The Inkubator / Crosswords LA X

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Laura Braunstein is requesting submissions for an upcoming crossword puzzle subscription service. The Inkubator will feature twice-a-month publications of crossword puzzles constructed by women. Laura and Tracy Bennett will edit the puzzles and seem very open to themes and grid styles that challenge mainstream standards. Constructors may submit drafts and general questions to  inkubatorcrosswords [at] gmail.com. A crowdfunding campaign for subscriptions launches October 21.

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Crosswords LA X will be held this Sunday (October 21) at USC’s Hoffman Hall. Advance registration is closed, but a limited number of walk-in participants will be admitted on tournament day. Tournament organizer Elissa Grossman and puzzle wrangler Alex Boisvert have commissioned puzzles from some of the finest puzzlemakers in the country, and also one from me. Solve-at-home packets will be made available after the tournament and portions of the proceeds go to Reading to Kids. I’m excited to see everyone at the tournament!

 

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Knight Shade

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I haven’t written about work lately so I thought I’d share some updates at Puzzah! We just signed a lease on a space for our new location. The third Puzzah! is set to open in Santa Fe, New Mexico in early 2019! The storefront in the Railyard district will feature clones of our Specimen and MASK games, and the debut of new game: Knight Shade.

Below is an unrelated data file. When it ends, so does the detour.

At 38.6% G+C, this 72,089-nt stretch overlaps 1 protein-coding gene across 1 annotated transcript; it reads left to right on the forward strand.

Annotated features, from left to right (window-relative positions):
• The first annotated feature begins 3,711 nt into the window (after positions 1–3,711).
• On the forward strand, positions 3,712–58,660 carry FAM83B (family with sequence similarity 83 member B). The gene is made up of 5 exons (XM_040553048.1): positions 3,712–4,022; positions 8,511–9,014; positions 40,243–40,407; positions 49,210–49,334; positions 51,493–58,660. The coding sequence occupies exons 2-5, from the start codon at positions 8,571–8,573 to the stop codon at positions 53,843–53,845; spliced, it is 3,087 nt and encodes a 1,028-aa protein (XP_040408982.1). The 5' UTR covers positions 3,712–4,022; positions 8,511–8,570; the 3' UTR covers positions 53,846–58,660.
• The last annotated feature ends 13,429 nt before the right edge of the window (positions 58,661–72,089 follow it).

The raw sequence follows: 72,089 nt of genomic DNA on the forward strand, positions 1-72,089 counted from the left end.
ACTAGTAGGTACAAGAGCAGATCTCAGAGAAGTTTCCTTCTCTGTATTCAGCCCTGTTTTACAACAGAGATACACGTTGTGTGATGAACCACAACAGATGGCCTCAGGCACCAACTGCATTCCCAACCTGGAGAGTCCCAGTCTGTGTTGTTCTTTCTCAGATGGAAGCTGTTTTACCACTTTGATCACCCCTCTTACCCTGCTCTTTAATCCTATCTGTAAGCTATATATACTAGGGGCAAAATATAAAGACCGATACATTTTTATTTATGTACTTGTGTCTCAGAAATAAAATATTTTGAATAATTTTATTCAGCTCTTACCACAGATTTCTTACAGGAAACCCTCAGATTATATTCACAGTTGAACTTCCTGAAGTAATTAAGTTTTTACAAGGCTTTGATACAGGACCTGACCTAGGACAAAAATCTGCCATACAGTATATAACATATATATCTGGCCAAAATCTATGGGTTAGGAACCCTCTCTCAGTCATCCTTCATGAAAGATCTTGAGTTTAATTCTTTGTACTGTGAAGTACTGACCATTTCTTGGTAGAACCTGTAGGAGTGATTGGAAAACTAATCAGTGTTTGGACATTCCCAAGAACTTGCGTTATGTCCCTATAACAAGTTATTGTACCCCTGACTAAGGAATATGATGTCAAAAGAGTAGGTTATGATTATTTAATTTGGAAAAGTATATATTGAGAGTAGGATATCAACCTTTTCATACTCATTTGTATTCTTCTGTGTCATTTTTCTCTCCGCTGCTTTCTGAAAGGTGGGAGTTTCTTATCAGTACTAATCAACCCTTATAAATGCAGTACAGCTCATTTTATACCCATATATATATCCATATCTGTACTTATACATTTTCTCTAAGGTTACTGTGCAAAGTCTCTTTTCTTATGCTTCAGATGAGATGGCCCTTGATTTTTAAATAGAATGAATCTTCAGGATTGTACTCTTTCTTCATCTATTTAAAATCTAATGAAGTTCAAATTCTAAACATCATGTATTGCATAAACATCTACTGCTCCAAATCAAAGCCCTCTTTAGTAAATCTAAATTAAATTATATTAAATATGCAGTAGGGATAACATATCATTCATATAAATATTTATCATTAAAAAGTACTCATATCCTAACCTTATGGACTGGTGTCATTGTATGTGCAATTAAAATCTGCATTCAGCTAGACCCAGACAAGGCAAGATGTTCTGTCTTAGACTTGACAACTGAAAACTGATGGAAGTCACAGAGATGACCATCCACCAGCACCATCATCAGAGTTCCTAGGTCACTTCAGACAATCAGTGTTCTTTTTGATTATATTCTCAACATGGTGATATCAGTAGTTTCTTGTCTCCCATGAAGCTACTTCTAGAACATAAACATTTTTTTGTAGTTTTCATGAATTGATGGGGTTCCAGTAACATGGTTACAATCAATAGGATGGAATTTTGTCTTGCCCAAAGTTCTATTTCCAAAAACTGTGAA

IMG_3831.JPGIn Knight Shade, players become amateur ghost hunters investigating a villainous knight whose spirit allegedly haunts a medieval-themed pizzeria. The theme was inspired by 1970s bubblegum mysteries like Scooby-Doo, and has some humorous details that will lighten the spooky setting. The shop team did a great job on fabricated elements, such as the Castle Attack arcade game pictured right. I am finishing up effects and scheduling while the general contractor readies the New Mexico space for installation. This has been a demanding project for the last few months and I’m excited that we will soon get to offer the game to the public.

One of my design goals for Knight Shade was to introduce opportunities for open (parallel) solving. All Puzzah! games to date have featured strictly linear narratives. The structure suits the groups of 2-4 that the company founders originally targeted, but we are now trying to accommodate larger groups who have requested the option to split up rather than cluster. Knight Shade has a story line that allows acts to be presented in various orders and combinations, but we still plan to put limits on open solving, at least in the initial runs of the game. We don’t, for example, want to open multiple acts or acts with specialized reset requirements toward the end of a stage when players are pressured to resolve all tasks before advancing. We always welcome smaller groups and would not want a twosome to feel pressured to split up just because a open solving option arises. Anticipating the possibilities and translating the responses to computer code have been challenges for meeting this design goal.

Aside from Knight Shade and the Santa Fe opening, the Puzzah! team has been pitching ideas for future projects and developing more outreach programs for schools and community groups. We ranked #4 in the USA Today reader’s poll for Best Escape Room 2018 — thank you to all who supported us with votes! I also plan to represent Puzzah! as a forum participant at next month’s Denver Immersive Summit, but I’ll save the details of that event of  a future post.

 

 

Ten Words / Bart Bonte Games

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My friend Max Woghiren has posted a web game called Ten Words.